If one reads the sites of the Neo-Mercantilists/Protectionists, one may run across the phrase “Marxist Free Trade”. The idea behind the phrase is that an unfettered market leads to Marxism, based on something Karl Marx said, claiming some such nonsense.

In reality, it is the Neo-Mercantilist/Protectionists who let the communist camel poke its nose under the tent flap, by promoting a policy of government intervention in the economy to raise the income of a certain group of Americans by requiring all Americans to enjoy a lower standard of living.

If President Trump had been honest and proposed, for example, legislation that resulted in people earning $35,000 a year lowering their standards of living so that a small group of people can increase their incomes from $50,000 to $55,000, then people would likely give the legislation the stink eye. And yet, that’s exactly what he is proposing, but because it is couched in false patriotism, then people don’t automatically reject such a policy.

One of Trump’s advisors claimed that the 25% increase in steel prices would only result in a fraction of an increase in the cost of cans of soup, as an example. The problem is that the advisor specifically mentioned Campbell’s soup company. Such a large company may of course be able to absorb the increased cost, or pass the cost to its customers, but “players at the margin” may not be able to do so. Bob’s Soup Company may go out of business, because it is already operating a extremely low margins. With one less competitor in the soup market, we can expect the prices of soup to rise and/or the quality to be lowered. That’s how the market works. Protectionists seem to have a magical thinking about market forces, and expect that costs will be born by “someone else”, and not ourselves.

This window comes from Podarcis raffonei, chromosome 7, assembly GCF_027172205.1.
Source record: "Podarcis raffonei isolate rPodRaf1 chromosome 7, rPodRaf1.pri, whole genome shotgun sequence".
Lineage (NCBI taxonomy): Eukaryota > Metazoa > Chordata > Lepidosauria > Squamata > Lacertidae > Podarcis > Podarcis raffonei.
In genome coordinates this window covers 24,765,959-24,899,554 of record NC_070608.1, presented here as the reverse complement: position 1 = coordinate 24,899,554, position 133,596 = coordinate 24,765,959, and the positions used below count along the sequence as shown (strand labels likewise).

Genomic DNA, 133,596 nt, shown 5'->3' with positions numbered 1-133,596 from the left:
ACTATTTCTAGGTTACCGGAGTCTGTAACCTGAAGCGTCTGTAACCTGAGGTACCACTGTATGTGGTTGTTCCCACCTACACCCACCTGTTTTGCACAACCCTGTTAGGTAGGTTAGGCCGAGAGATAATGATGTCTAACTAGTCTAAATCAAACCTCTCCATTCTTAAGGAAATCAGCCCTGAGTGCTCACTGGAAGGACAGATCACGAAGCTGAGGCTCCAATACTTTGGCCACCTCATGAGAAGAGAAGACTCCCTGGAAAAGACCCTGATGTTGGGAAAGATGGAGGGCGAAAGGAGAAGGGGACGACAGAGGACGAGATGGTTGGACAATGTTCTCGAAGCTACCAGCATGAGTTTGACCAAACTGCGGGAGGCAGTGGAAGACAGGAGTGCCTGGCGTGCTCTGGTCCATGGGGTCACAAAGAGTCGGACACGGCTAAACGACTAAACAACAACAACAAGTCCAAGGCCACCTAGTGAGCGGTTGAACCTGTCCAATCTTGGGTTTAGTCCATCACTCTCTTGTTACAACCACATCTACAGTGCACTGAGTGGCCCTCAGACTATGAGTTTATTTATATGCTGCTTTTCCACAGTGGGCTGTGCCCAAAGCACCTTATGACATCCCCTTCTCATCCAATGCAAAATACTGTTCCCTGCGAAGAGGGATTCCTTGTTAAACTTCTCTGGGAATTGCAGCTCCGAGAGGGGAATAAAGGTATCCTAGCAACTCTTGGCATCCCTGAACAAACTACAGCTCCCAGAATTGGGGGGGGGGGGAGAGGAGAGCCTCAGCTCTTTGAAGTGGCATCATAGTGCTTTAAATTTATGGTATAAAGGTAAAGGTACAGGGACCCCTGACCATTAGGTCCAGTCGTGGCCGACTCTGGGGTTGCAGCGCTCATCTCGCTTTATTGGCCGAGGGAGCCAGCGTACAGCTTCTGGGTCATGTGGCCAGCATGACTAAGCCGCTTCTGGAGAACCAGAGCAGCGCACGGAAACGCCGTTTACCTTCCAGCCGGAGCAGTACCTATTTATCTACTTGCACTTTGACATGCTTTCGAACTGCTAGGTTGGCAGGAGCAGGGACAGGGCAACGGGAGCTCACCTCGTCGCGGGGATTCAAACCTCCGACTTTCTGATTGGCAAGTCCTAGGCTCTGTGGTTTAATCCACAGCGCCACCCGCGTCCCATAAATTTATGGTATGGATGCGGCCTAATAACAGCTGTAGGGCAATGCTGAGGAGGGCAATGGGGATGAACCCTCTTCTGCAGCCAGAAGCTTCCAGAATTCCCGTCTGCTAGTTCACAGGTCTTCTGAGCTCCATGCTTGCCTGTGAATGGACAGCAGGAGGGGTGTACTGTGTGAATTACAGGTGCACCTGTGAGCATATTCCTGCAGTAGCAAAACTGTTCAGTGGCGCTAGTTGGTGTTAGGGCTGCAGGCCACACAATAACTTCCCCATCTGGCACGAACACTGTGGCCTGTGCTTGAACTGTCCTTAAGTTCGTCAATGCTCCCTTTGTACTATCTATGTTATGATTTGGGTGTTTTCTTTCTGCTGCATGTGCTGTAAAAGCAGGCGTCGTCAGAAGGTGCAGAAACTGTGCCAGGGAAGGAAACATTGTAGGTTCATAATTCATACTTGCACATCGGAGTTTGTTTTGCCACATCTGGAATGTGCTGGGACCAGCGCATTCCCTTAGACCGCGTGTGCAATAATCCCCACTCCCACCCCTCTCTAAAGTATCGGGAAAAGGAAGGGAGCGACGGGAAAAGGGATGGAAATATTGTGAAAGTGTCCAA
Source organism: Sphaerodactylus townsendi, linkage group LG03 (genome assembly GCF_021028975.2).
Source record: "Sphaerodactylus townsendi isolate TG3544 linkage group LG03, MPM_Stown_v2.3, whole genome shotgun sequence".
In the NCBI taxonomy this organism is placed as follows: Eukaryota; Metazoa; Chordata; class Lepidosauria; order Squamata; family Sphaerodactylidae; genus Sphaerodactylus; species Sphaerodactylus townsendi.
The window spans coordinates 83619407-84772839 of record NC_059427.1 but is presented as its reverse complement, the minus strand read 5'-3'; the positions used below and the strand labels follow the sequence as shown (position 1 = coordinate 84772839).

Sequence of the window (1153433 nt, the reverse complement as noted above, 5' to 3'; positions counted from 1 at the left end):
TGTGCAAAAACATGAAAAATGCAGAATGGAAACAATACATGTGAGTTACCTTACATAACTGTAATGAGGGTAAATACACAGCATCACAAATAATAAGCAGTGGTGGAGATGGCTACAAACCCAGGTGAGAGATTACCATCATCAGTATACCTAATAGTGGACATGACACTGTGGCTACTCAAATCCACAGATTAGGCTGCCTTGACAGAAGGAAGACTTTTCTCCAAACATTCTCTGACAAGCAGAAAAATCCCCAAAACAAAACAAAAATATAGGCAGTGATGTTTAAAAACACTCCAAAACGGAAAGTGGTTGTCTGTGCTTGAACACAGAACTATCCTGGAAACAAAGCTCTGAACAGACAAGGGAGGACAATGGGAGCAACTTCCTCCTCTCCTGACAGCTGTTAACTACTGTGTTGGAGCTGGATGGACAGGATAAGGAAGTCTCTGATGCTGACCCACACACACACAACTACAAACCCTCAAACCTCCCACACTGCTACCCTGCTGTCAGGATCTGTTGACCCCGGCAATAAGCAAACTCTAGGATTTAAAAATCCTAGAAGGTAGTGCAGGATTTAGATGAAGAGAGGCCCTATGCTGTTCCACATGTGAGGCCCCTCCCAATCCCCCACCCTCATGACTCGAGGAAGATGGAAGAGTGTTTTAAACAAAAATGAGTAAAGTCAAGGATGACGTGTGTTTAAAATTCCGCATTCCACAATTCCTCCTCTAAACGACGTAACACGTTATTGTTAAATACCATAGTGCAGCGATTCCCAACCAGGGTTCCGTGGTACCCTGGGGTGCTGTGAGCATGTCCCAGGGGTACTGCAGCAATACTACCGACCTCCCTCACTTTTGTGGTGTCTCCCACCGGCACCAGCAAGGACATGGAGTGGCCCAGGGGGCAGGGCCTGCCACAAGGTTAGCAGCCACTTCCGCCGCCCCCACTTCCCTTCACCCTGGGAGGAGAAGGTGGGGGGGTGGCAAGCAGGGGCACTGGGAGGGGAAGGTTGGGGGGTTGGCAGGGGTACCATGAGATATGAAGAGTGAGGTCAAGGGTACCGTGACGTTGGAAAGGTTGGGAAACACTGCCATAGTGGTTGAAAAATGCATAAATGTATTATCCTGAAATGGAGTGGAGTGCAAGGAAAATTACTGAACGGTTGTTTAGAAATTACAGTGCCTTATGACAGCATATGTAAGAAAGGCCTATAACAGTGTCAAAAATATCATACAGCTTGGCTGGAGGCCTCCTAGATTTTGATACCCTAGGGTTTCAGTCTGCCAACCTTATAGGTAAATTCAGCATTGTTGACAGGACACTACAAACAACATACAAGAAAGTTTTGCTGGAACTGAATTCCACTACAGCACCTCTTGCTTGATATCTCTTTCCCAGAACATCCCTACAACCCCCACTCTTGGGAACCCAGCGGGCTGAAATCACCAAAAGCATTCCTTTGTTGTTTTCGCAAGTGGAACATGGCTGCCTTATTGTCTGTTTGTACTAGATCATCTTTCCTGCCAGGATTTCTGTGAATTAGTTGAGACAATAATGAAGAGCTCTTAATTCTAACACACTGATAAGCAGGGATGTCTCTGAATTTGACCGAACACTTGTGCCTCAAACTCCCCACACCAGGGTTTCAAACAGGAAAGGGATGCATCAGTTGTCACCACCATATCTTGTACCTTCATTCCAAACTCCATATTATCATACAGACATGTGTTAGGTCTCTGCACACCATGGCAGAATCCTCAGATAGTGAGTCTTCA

One last thing, about Free Trade generally: Free Trade is not only the economically advantageous policy, it is the moral policy, because with Free Trade a person can dispose of the product of his labor as he deems best. Protectionism requires that person to dispose of his income in ways that the Protectionists approve. This is a violation of property rights, and a form of theft.

I was happy with the Trump Tax plan that passed late last year, despite its flaws, and considered voting for him in 2020, if he ran for re-election. This tariff could negate the benefits of the tax plan, and my support.